The CDC noted that inspections were done in 13 states, and pool regulations and reporting varied. The CDC report did not give a breakdown of pool closures from water quality or missing life rings and other safety equipment. It's not whether there's a lifeguard on duty. You're on duty supervising your kids. The problem is the kids as well as some some adults, who actually admit on a survey using the pools as a toilet.

Some parents actually take a baby in diapers into a public pool. Eight years ago a similar study resulted in closure of numerous pools. Read the new study for yourself. It's published in the May 21, 2010 CDC publication, Morbidity and Mortality Weekly Report, "Violations Identified from Routine Swimming Pool Inspections --- Selected States and Counties, United States, 2008." Also check out the August 3, 2012 article, "Do Olympic Swimmers Pee in the Pool? - Yahoo! News."

CDC's Information on Healthy Swimming and Recreational Water

There are 8.8 million residential and public-use swimming pools in the United States (1). In the United States during 2006, there were approximately 339 million pool visits each year by persons over the age of six (2). Forty-one percent of children aged 7-17 years, and 17.4% of adults in the United States, swim at least six times per year (2).

In the United States in 2006, over 29 million individuals participated in motor or power boat activities (2). There are over 6.6 million hot tubs in operation in the United States (3). Sunburn is a risk factor for both basal cell carcinoma and melanoma (types of skin cancer). In 2003, a total of 45,625 new cases of melanoma were diagnosed in the United States, and 7,818 persons died from the disease (4). Over 11 percent (500 of 4,533) of spa inspections conducted during 2002 resulted in an immediate closure, pending the correction of the violations (5).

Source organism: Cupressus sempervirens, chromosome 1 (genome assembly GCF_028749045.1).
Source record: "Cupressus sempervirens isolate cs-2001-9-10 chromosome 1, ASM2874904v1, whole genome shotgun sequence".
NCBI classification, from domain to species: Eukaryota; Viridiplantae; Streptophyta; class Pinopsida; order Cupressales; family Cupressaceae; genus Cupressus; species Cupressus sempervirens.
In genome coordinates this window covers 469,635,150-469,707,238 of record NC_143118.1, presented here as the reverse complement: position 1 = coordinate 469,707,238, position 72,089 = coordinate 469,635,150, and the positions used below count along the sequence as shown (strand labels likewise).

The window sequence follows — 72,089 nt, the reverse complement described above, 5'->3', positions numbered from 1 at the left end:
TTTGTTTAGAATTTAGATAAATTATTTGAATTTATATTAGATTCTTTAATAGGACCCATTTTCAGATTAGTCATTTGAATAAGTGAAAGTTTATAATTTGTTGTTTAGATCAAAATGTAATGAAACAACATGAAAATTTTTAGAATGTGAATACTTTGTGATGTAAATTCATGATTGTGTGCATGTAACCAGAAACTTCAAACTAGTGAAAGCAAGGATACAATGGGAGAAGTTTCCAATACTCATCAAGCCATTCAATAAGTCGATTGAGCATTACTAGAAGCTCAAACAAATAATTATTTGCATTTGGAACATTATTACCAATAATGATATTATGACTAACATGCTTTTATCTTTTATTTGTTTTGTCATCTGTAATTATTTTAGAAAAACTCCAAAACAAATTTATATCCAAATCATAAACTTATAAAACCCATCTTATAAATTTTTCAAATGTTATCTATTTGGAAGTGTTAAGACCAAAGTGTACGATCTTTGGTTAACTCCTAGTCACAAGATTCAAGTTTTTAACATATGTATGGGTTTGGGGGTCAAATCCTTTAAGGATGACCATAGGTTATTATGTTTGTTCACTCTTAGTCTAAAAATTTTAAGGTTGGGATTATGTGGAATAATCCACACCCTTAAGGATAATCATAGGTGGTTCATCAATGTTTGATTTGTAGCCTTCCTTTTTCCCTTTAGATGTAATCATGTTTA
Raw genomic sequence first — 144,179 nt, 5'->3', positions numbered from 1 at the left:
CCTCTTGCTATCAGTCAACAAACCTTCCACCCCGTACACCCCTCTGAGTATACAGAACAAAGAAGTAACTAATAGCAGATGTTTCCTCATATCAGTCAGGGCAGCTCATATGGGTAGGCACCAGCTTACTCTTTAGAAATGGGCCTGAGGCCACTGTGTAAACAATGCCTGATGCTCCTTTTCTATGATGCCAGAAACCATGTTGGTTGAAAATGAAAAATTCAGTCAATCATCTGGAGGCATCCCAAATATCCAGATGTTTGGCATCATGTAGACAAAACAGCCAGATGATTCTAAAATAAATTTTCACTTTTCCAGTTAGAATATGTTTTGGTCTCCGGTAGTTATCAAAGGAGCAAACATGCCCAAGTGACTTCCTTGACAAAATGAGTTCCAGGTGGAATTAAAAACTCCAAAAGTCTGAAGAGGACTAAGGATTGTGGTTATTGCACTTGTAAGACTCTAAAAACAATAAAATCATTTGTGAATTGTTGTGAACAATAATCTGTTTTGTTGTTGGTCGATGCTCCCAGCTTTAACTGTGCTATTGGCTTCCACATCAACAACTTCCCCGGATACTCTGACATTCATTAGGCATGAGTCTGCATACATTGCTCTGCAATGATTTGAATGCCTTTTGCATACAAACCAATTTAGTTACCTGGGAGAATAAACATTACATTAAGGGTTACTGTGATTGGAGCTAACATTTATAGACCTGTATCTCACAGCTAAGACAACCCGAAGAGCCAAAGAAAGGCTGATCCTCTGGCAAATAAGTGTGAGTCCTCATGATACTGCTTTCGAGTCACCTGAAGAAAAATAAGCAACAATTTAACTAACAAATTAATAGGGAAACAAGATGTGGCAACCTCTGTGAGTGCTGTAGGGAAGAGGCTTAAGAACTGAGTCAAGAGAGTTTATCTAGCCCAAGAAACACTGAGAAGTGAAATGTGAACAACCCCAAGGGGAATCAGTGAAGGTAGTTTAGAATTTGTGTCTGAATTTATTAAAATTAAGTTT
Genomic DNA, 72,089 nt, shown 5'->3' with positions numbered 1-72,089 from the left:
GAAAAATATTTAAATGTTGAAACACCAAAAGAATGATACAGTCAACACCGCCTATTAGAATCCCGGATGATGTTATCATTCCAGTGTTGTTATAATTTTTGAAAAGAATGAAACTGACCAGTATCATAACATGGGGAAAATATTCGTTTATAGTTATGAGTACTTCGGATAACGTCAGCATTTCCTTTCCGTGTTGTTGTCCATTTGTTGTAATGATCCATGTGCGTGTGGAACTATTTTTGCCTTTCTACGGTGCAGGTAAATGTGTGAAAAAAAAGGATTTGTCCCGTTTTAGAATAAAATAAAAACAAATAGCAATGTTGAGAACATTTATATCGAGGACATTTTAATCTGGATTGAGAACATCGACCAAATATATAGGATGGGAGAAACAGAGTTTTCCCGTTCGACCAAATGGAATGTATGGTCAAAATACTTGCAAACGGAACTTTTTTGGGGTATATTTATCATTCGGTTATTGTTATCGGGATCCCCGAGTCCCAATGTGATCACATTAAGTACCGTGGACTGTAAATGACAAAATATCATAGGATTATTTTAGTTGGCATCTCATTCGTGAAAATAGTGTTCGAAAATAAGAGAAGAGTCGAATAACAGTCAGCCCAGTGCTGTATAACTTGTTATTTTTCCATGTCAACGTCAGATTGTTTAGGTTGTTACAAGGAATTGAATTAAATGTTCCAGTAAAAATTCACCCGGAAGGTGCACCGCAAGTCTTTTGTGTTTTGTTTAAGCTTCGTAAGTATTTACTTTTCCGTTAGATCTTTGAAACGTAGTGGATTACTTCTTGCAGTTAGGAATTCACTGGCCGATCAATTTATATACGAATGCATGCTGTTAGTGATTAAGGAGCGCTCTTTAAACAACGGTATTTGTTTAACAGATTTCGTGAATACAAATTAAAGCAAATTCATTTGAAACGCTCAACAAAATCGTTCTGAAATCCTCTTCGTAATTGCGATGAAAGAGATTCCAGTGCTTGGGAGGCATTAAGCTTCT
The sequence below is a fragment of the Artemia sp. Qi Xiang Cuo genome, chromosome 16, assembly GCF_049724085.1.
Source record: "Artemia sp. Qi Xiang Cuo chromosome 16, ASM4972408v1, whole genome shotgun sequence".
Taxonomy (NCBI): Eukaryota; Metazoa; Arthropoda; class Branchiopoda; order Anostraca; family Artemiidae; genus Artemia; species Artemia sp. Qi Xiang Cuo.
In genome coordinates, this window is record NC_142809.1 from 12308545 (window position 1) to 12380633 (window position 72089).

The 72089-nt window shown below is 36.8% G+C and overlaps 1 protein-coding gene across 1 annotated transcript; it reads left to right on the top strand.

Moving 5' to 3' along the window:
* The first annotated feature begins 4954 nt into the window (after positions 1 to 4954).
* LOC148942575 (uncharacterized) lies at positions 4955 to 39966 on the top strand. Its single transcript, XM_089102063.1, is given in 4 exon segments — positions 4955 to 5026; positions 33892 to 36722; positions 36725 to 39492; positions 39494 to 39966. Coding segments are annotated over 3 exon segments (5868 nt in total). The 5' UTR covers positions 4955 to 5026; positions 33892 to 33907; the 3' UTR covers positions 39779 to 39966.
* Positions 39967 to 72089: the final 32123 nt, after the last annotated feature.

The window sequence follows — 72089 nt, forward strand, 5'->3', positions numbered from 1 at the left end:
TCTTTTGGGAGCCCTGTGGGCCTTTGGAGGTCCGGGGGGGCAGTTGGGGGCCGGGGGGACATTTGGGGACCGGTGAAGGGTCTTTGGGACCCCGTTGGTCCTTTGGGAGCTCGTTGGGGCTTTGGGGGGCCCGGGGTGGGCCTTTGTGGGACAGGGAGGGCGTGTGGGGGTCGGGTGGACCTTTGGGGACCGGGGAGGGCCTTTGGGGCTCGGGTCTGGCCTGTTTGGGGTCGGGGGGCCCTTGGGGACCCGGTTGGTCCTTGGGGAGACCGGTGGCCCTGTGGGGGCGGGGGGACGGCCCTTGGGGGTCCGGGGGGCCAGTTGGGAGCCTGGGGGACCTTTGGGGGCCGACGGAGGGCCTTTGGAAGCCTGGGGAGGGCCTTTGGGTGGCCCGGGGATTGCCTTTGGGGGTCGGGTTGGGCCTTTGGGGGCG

A total of 78 recreational water-associated outbreaks affecting 4,412 persons were reported to CDC for 2005-2006, the largest number of outbreaks ever reported in a 2-year period (6). Of 48 recreational-water associated outbreaks of gastroenteritis during 2005-2006, 64.6% were caused by one chlorine-resistant parasite: Cryptosporidium (6). Of 35 gastroenteritis outbreaks associated with treated (for example, chlorinated) recreational water venues, 82.8% were caused by Cryptosporidium (6).

Reporting of cryptosporidiosis cases increased 143 percent from 2004 (3,411) to 2007 (8,300) (7). Because of its resistance to chlorine, Cryptosporidium (Crypto) has become the leading cause of gastroenteritis outbreaks associated with swimming pool venues (8). Drowning is the 2nd leading cause of all unintentional injury deaths in children aged 1-14 years and the 7th leading cause of unintentional injury death for all ages (9).

Among 0-4 year olds, 69% of drownings for which the location was known occurred in swimming pools (10). In 2006, 3,474 persons were injured and 710 died while boating (11). The U.S. Coast Guard’s 2006 statistics stated that approximately 87 percent of boaters who drowned were not wearing life jackets (12).